Since the COVID-19 pandemic, video interviewing has become a very popular hiring tool among recruiters. Preparing for a video interview is very similar to preparing for any other interview–the questions you will be asked and the ways you should conduct yourself will be the same. You will, however, have to take some additional things into consideration when video interviewing, including learning to use some hardware and software, how to look good on camera, and how to maintain proper eye contact.
According to a survey, 60% of hiring managers and recruiters started using video interviews at some stage in their hiring process.
At the same time, 57% of candidates said that they prefer live video interviews, while 34% prefer in-person interviews and ONLY 9% prefer one-way pre-record video assessment tools
The good news is that most of your competitors are terrible at video interviews (yes, even if they prefer this type of interview, it doesn’t mean they are good at it). Sadly, the bad news is that you are likely in the same boat.
But here is the thing – you shouldn’t be. Even though the ability to shine in a video interview requires some skills and savvy beyond basic job interview best practices it doesn’t mean you cannot master it.
In this guide, we’ll explain how to properly prepare for a video interview to give you the best chance possible.
Treat it like a regular face to face interview.
You may be doing the interview from your living room, but don’t let yourself get too comfortable. Wear exactly what you would if the interview were in person. It’s tempting to wear a nice shirt paired with pajama pants, but doing that will negatively impact your performance. Putting on business clothing signals to your brain that it’s time for work, not relaxation. It’s a simple yet powerful mind trick that truly works.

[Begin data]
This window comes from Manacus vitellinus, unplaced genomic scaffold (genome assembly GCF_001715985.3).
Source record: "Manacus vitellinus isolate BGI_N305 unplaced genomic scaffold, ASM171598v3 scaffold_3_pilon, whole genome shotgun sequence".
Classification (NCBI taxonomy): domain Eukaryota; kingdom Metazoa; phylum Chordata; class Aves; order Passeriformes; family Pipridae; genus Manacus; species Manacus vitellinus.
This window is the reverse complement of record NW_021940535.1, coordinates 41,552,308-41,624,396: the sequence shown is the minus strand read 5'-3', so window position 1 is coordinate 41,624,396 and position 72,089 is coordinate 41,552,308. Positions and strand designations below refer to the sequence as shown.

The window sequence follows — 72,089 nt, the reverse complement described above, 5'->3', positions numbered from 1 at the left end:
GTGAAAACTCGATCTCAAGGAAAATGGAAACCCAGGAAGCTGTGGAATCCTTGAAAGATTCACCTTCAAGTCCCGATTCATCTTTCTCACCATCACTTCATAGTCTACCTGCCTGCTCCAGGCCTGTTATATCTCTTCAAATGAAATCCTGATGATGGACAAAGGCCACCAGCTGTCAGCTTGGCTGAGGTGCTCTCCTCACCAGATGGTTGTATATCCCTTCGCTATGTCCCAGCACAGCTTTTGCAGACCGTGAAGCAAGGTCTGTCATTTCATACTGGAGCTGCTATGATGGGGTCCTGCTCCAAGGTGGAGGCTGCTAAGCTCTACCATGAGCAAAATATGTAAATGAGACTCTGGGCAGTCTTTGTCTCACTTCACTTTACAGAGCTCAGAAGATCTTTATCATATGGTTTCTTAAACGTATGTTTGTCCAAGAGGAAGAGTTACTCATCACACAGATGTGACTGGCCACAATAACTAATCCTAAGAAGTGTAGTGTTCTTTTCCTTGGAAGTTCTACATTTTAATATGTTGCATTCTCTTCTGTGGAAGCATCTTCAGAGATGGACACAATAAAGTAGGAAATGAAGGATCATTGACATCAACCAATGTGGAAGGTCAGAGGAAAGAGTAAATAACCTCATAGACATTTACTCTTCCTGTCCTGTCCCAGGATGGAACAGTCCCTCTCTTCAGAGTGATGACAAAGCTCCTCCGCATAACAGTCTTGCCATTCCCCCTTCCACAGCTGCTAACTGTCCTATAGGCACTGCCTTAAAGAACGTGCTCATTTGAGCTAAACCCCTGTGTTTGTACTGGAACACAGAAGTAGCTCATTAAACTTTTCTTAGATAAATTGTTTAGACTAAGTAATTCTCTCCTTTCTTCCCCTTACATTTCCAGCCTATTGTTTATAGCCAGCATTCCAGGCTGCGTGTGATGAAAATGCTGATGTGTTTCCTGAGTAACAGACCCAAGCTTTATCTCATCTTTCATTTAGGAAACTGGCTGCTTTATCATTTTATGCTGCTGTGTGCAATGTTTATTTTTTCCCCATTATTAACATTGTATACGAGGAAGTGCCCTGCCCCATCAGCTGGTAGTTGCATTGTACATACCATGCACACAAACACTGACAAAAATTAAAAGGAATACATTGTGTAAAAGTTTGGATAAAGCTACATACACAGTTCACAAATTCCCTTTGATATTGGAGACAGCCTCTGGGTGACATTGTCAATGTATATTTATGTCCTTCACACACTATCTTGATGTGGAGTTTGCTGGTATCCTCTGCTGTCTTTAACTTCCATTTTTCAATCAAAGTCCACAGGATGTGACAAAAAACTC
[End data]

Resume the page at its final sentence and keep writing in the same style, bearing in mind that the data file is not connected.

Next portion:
Don’t rely on notes.
You can’t use notes in a face to face interview, so don’t use them in a video interview. There’s no way of using them discretely, no matter how hard you try. You’ll be seen glancing away on the video, which makes it very obvious to the hiring manager that you’re reading from something. The perception will be that you aren’t confident, aren’t prepared, or aren’t engaged – not the message you want to send. That will likely cause the hiring manager to stop watching your video and move onto the next candidate.
Know the rules.
Make sure to read the instructions carefully before you record your interview. You should be told how long you’ll have to answer each question and what the time limit is on each recording, as well as if there’s an option to re-record your answers. I highly recommend not utilizing the re-recording tool. Re-recording often causes you to come off as robotic, rehearsed, or forced. None of these are desirable qualities in a job interview, nor do they help you stand out in a crowded field of candidates.
Put your phone away.
Put your phone on silent and leave it in another room. You don’t want any distractions during the interview, and it’s all too easy to let a quick glance at a phone derail your train of thought. Better yet, turn off vibrate so your phone is completely silent. That will ensure a 100% distraction-free environment.
Make sure your environment is quiet.
Nothing is more disruptive than a person shouting or the sound of a coffee machine in the background. Find a quiet spot where you can guarantee there won’t be any background noise for the interview. If you have roommates, let them know when you’ll be doing the interview so they can keep quiet. Also, avoid chewing gum or eating a lozenge, as the sound of that will be picked up by the recording.
Get set up 10 minutes early.
Have everything you need for the interview ready to go 10 minutes before the interview starts. Put your phone away, turn on your computer, have your login info ready, then take a few minutes to relax. A quick meditation or guided breathing exercise will help you focus on and ease your nerves.
Test all your tech beforehand.
Make sure that everything works before you log in and start the interview. Check that your camera is working and find a flattering angle with good lighting. Make sure that your background isn’t cluttered or showing anything that doesn’t work appropriately. For the best audio, use headphones to ensure that your speech is captured clearly.
Prepare exactly the same way you would if you were doing a face to face interview. Do your homework, learn about the company, review the job description, and know what skills you want to highlight in the interview. Remember that the video interview is simply a different format, and don't let that rattle your nerves.
Adapted from Forbes Magazine